I'm writing a web framework

Yet another framework for the web, but different (sort of).

I'm writing a web framework

Photo by Daria Shevtsova from Pexels

TL;DR: a TypeScript, MVC framework that delivers server-rendered HTML.


Every so often, an article like "Second-guessing the modern web" from Tom MacWright makes it's way around the internet.

He starts with:

The emerging norm for web development is to build a React single-page application, with server rendering

And concludes with:

But I think there are a lot of problems that are better solved some other way. There’s no category winner like React as an alternative. Ironically, backends are churning through technology even faster than frontends, which have been loyal to one programming language for decades. There are some age-old technologies like Rails, Django, and Laravel, and there are a few halfhearted attempts to do templating and “serve web pages” from Go, Node, and other new languages. (emphasis mine)

Sometimes there are short pieces like this:

frontend development is over-complicated.

Or, my own opinions (with far less reach) based on my experiences building and maintaining a Node backend with a React frontend as the sole developer.

Photo by cottonbro from Pexels


I've written in a few places on this blog about what's happening in the JavaScript ecosystem broadly. The trends I continue to see is a focus on the so-called modern web, which is defined by Static-Site Generation, SPA frameworks (chiefly React), and serverless infrastructure.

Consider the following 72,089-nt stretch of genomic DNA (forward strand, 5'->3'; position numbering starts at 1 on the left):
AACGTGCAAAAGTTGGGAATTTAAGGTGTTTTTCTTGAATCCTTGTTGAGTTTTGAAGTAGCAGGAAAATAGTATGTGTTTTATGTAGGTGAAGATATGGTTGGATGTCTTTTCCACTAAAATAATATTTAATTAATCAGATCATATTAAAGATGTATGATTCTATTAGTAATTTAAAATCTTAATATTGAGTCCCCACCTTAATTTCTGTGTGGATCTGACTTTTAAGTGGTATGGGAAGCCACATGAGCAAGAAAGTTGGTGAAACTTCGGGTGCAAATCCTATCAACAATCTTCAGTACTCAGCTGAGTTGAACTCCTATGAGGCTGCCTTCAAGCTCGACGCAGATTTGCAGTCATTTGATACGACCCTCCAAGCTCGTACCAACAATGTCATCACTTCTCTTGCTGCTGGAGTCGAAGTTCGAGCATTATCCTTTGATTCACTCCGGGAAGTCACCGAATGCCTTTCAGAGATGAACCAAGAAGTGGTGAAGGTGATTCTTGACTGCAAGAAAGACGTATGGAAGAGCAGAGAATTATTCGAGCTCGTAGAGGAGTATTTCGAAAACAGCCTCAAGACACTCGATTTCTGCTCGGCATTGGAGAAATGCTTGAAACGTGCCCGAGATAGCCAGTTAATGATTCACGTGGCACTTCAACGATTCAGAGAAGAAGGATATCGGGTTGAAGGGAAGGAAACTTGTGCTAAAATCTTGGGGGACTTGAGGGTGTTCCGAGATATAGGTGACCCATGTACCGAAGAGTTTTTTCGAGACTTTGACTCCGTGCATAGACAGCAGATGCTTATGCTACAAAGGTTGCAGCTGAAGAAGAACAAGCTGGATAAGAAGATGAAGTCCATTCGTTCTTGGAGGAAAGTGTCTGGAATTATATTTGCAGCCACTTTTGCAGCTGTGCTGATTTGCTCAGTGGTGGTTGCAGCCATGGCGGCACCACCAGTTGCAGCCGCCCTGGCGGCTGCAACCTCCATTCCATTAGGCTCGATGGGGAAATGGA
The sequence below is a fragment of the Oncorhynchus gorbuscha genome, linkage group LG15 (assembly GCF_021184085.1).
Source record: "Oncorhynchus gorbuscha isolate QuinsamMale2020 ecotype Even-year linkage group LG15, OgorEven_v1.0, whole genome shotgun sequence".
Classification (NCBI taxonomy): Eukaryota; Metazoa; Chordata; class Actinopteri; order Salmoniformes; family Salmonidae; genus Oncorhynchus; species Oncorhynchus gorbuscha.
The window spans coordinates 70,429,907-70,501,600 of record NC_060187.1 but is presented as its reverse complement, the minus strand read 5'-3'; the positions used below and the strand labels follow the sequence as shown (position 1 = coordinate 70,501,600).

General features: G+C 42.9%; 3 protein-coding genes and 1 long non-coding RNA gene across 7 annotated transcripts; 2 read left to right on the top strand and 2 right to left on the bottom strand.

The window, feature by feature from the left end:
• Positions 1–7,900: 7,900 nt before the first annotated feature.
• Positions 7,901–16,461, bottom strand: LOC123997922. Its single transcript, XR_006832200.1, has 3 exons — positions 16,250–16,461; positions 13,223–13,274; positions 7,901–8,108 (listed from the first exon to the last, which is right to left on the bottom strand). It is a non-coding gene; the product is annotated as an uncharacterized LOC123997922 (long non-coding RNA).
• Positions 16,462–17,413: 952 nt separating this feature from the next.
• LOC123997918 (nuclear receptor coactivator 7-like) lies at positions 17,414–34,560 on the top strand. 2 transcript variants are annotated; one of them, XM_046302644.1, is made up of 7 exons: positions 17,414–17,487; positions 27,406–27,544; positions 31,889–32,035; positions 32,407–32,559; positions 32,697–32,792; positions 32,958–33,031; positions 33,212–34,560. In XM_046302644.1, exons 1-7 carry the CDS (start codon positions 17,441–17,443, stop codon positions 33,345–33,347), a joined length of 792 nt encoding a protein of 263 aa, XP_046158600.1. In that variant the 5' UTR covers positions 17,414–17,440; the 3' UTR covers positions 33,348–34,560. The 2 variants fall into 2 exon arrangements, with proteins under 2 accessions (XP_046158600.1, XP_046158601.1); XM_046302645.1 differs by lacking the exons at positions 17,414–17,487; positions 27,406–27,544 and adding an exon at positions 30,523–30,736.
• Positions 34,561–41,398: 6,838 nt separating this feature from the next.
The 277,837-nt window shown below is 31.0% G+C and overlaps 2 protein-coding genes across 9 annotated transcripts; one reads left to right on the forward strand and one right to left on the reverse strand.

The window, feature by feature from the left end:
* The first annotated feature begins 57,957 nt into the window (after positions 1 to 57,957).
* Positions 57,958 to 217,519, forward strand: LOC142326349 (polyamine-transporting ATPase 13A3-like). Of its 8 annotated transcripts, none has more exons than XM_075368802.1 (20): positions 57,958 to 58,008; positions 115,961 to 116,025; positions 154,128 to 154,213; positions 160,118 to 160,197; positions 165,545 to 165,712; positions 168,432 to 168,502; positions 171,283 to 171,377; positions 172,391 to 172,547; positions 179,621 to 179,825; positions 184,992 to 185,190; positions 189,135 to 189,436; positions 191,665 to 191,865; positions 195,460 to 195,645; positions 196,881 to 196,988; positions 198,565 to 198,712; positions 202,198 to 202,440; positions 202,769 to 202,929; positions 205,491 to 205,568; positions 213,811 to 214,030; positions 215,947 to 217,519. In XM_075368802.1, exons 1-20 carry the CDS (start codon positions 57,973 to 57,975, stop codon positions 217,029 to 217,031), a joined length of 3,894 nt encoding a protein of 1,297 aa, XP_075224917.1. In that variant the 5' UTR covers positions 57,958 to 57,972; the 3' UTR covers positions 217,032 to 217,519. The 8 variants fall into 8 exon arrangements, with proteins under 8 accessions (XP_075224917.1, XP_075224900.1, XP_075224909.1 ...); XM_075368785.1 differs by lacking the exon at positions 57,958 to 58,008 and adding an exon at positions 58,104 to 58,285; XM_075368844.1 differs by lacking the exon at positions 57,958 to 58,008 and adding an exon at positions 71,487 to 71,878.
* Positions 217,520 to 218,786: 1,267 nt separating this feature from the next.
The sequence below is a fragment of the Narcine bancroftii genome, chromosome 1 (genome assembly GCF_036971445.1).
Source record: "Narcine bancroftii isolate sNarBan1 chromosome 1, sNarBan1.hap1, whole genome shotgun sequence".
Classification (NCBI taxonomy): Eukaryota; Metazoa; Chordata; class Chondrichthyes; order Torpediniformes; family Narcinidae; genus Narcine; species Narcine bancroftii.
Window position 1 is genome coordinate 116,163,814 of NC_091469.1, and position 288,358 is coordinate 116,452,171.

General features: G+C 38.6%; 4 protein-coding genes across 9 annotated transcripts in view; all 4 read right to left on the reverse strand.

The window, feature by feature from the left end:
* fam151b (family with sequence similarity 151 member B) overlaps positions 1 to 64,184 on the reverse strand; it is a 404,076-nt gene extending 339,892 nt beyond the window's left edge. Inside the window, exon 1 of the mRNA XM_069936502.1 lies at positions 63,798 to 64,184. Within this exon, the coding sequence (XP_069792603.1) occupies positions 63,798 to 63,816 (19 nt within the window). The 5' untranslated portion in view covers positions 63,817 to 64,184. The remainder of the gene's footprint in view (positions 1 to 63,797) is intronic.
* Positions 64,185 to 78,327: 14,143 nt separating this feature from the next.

On the backend, there's a movement towards microservice APIs, and Nest.js is rapidly gaining steam there.

Everything I'm seeing is moving towards greater complexity - a greater number of parts. The frameworks and libraries do a great job of masking this, but

Photo by Mohamed Almari from Pexels


I love JavaScript, and I'm learning to love TypeScript too - but MacWright is correct that there isn't any category winner in the likes of Rails, Django, or Laravel for Node or TypeScript.

As a whole, I think the JS ecosystem has been entirely focused on SPAs since Backbone was first released in 2010 (and subsequently a slurry of frameworks including Ember, Angular, React, Vue, Svelte and others). React took the crown in the end and has not been unseated. The modern web has lots of promises, but is overly complicated (read: many moving parts) for a majority of applications.

There are a great number of meaningful applications that can be built using these so-called "old-style" approaches: a monolith serving dynamic, server-rendered HTML over HTTP. Django, Rails, and Laravel are strong evidence of this point.

And, I largely believe that the JavaScript community has used the SPA as a hammer-nail solution and now every project starts with create-react-app whether or not the functionality justifies it.

But, I can't really blame them either - what options do you have if you want to work in JavaScript?


I'm proposing a TypeScript, MVC framework that delivers server-rendered HTML.

Monolithic (Against Complexity)

The problems of complexity are solved by having fewer moving parts. Monoliths can be magestic.

The entire application stack should ideally run in a single-process, especially in development. It should be easy to reason about the system as a whole.